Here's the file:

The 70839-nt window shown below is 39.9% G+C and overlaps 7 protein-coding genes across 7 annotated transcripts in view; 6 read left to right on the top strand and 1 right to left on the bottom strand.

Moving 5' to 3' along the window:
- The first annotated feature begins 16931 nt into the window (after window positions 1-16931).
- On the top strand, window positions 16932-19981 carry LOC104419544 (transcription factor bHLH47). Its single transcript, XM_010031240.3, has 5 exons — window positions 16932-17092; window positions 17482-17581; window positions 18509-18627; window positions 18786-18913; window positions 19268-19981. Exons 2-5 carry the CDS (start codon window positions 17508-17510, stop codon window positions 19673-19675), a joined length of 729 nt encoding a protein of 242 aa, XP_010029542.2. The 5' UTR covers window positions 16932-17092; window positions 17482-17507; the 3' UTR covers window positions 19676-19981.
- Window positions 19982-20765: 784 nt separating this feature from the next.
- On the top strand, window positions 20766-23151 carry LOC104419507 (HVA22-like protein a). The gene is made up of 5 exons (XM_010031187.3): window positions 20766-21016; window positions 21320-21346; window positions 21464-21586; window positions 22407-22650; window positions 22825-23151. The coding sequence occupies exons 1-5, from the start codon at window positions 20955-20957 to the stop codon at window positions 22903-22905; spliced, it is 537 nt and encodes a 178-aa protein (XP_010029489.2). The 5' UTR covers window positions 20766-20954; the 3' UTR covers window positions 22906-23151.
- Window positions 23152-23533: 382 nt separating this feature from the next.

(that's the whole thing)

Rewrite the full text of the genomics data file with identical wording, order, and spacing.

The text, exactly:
The 70839-nt window shown below is 39.9% G+C and overlaps 7 protein-coding genes across 7 annotated transcripts in view; 6 read left to right on the top strand and 1 right to left on the bottom strand.

Moving 5' to 3' along the window:
- The first annotated feature begins 16931 nt into the window (after window positions 1-16931).
- On the top strand, window positions 16932-19981 carry LOC104419544 (transcription factor bHLH47). Its single transcript, XM_010031240.3, has 5 exons — window positions 16932-17092; window positions 17482-17581; window positions 18509-18627; window positions 18786-18913; window positions 19268-19981. Exons 2-5 carry the CDS (start codon window positions 17508-17510, stop codon window positions 19673-19675), a joined length of 729 nt encoding a protein of 242 aa, XP_010029542.2. The 5' UTR covers window positions 16932-17092; window positions 17482-17507; the 3' UTR covers window positions 19676-19981.
- Window positions 19982-20765: 784 nt separating this feature from the next.
- On the top strand, window positions 20766-23151 carry LOC104419507 (HVA22-like protein a). The gene is made up of 5 exons (XM_010031187.3): window positions 20766-21016; window positions 21320-21346; window positions 21464-21586; window positions 22407-22650; window positions 22825-23151. The coding sequence occupies exons 1-5, from the start codon at window positions 20955-20957 to the stop codon at window positions 22903-22905; spliced, it is 537 nt and encodes a 178-aa protein (XP_010029489.2). The 5' UTR covers window positions 20766-20954; the 3' UTR covers window positions 22906-23151.
- Window positions 23152-23533: 382 nt separating this feature from the next.